Military ties with Israel have fueled relentless acts of aggression. Israel continues to entrench its subjugation of Palestinians while provoking or initiating armed conflict with its neighbors in the region.
Israel’s attempt to justify this kind of illegal use of belligerent and disproportionate military force as “self-defence” does not stand up to legal – or moral – scrutiny, as states cannot invoke self-defence for acts that serve to defend an unlawful situation which they have created in the first place2.
We therefore support the call from Palestinian civil society for an urgent and comprehensive military embargo on Israel as an effective, non-violent measure to stop Israel’s wars and repression and to bring about Israel’s compliance with its obligations under international law. This is now a moral and legal imperative to achieve a just and comprehensive peace.
1 See, for example UN General Assembly Resolution 3414 (1975): “[the UNGA] Requests all states to desist from supplying Israel with any military or economic aid as long as it continues to occupy Arab territories and deny the inalienable national rights of the Palestinian people”.http://www.un.org/apps/news/story.asp?NewsID=43376#.UKEIxYdyGSo
2 According to the basic tenet of international law, ex injuria non oritur ius (a legal right or entitlement cannot arise from an unlawful act) http://www.definitions.uslegal.com/e/ex-injuria-jus-non-oritur/
Initial List of Signatories (alphabetical order):
- Udi Aloni, filmmaker, Israel
- Anthony Arnove, editor and writer, US
- Etienne Balibar, academic, France
- Robert Ballagh, artist and president of the Ireland Institute for Historical and Cultural Studies, Ireland
- Walden Bello, academic, author and member of Senate, Philippines
- Shyam Benegal, director and screenwriter, India
- John Berger, author, critic, UK
- Howard Brenton, playwright and screenwriter, UK
- Judith Butler, academic, United States
- Clayborne Carson, Director, Martin Luther King, Jr. Research & Education Institute, Stanford University, USA
- Noam Chomsky, academic, USA
- Caryl Churchill, dramatist, UK
- Angela Davis, scholar and author, US
- Raymond Deane, composer, Ireland
- Danilo Dolci, sociologist, Italy
- John Dugard, professor of international law, South Africa
- Felim Egan, artist, Ireland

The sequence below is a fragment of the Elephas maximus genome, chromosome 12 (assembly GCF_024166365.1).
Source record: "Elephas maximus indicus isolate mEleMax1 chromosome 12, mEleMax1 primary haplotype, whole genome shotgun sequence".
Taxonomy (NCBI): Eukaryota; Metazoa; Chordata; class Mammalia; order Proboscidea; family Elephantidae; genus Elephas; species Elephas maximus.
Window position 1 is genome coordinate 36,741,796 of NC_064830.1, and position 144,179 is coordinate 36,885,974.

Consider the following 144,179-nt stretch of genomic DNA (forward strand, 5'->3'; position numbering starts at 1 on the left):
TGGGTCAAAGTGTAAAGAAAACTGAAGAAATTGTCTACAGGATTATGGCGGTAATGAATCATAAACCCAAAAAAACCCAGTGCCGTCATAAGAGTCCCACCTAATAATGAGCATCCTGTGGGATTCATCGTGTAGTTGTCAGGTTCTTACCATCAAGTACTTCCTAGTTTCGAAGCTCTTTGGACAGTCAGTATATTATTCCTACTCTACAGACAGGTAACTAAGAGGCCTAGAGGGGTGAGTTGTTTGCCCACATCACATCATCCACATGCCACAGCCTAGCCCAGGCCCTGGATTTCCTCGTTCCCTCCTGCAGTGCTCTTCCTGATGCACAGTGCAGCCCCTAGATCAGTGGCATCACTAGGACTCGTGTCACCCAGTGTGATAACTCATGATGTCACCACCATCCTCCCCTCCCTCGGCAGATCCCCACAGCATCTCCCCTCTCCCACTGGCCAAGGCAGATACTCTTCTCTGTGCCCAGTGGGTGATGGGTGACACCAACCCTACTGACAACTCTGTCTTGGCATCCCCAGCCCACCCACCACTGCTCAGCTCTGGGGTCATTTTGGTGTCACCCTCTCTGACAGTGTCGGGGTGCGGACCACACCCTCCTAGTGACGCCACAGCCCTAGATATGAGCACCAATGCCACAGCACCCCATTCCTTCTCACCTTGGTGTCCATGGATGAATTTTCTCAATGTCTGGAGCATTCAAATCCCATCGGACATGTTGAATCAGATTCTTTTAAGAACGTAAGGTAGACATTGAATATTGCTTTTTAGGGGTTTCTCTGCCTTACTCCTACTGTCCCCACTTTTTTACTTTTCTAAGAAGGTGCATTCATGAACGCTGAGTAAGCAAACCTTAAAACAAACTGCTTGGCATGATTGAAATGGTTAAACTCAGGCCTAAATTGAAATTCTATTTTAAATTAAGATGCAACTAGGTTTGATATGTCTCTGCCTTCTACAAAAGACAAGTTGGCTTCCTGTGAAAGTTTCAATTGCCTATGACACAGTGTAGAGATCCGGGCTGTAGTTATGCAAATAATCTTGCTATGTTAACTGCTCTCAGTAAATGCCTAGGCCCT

- Adolfo Perez Esquível, Nobel Peace Laureate 1980, Argentina
- Dror Feiler, musician and artist, Sweden
- Don Andrea Gallo, presbyter, Italy
- Charles Glass, journalist, US
- Margherita Hack, astrophysicist, Italy
- Denis J. Halliday, former UN Assistant Secretary-General (1994-98), Ireland
- Stéphane Hessel, diplomat, Holocaust survivor and co-author of the Universal Declaration of Human Rights, France
- Tor B Jørgensen, Bishop, Norway
- Christian Juhl, member of Parliament, Denmark
- Ronnie Kasrils, politician, South Africa
- Aki Kaurismäki, screenwriter and film director, Finland
- Marcel Khalife, musician, Lebanon
- Naomi Klein, writer and activist, Canada
- Paul Laverty, filmmaker, UK
- Taeho Lee, Secretary General, People’s Solidarity for Participatory Democracy, South Korea
- Ken Loach, filmmaker, UK
- Vibeke Løkkeberg, actress and director, Norway
- Mike Leigh OBE, Director, UK (Palm D’Or 1996)
- Jean-Marc Levy-Leblond, academic, France
- Mairead Maguire, Nobel Peace Laureate 1976, Ireland
- Michael Mansfield, lawyer, UK
- Miriam Margolyes, actress, UK
- Cynthia McKinney, politician, United States
- Saeed Mirza, filmmaker, India
- Luisa Morgantini, former president of the European Parliament
- Bjørnar Moxnes, member of Oslo city council
- Suzanne Osten, writer and director, Sweden
- Nurit Peled, professor of language, Israel
- John Pilger, journalist, author, filmmaker, Australia
- Ahdaf Soueif, writer, Egypt/UK
- Alice Walker, author, US
- Roger Waters, musician, UK
- John Williams, musician, UK
- Vincenzo Vita, senator, Italy
- Slavoj Zizek, philosopher, Slovenia